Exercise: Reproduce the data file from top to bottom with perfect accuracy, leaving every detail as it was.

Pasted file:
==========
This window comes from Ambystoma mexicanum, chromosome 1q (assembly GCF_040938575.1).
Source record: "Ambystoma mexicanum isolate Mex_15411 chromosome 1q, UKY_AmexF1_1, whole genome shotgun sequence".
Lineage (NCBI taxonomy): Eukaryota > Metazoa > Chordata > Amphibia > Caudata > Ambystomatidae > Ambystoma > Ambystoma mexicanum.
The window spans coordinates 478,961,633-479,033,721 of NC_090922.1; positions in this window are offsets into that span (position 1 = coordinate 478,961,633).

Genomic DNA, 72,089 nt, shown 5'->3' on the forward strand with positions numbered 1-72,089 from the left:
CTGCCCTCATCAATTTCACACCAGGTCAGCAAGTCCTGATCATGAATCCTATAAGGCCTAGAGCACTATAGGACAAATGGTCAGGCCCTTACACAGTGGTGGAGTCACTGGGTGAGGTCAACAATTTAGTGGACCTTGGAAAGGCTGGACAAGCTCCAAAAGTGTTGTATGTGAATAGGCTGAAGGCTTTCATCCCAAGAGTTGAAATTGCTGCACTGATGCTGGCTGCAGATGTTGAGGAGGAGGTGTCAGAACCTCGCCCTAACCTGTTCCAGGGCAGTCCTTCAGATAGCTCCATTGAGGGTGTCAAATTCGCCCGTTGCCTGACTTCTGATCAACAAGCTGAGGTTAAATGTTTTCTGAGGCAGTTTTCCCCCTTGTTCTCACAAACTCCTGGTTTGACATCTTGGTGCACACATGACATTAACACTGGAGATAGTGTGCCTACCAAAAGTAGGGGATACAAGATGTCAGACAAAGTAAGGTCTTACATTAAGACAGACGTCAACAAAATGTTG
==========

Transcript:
This window comes from Ambystoma mexicanum, chromosome 1q (assembly GCF_040938575.1).
Source record: "Ambystoma mexicanum isolate Mex_15411 chromosome 1q, UKY_AmexF1_1, whole genome shotgun sequence".
Lineage (NCBI taxonomy): Eukaryota > Metazoa > Chordata > Amphibia > Caudata > Ambystomatidae > Ambystoma > Ambystoma mexicanum.
The window spans coordinates 478,961,633-479,033,721 of NC_090922.1; positions in this window are offsets into that span (position 1 = coordinate 478,961,633).

Genomic DNA, 72,089 nt, shown 5'->3' on the forward strand with positions numbered 1-72,089 from the left:
CTGCCCTCATCAATTTCACACCAGGTCAGCAAGTCCTGATCATGAATCCTATAAGGCCTAGAGCACTATAGGACAAATGGTCAGGCCCTTACACAGTGGTGGAGTCACTGGGTGAGGTCAACAATTTAGTGGACCTTGGAAAGGCTGGACAAGCTCCAAAAGTGTTGTATGTGAATAGGCTGAAGGCTTTCATCCCAAGAGTTGAAATTGCTGCACTGATGCTGGCTGCAGATGTTGAGGAGGAGGTGTCAGAACCTCGCCCTAACCTGTTCCAGGGCAGTCCTTCAGATAGCTCCATTGAGGGTGTCAAATTCGCCCGTTGCCTGACTTCTGATCAACAAGCTGAGGTTAAATGTTTTCTGAGGCAGTTTTCCCCCTTGTTCTCACAAACTCCTGGTTTGACATCTTGGTGCACACATGACATTAACACTGGAGATAGTGTGCCTACCAAAAGTAGGGGATACAAGATGTCAGACAAAGTAAGGTCTTACATTAAGACAGACGTCAACAAAATGTTG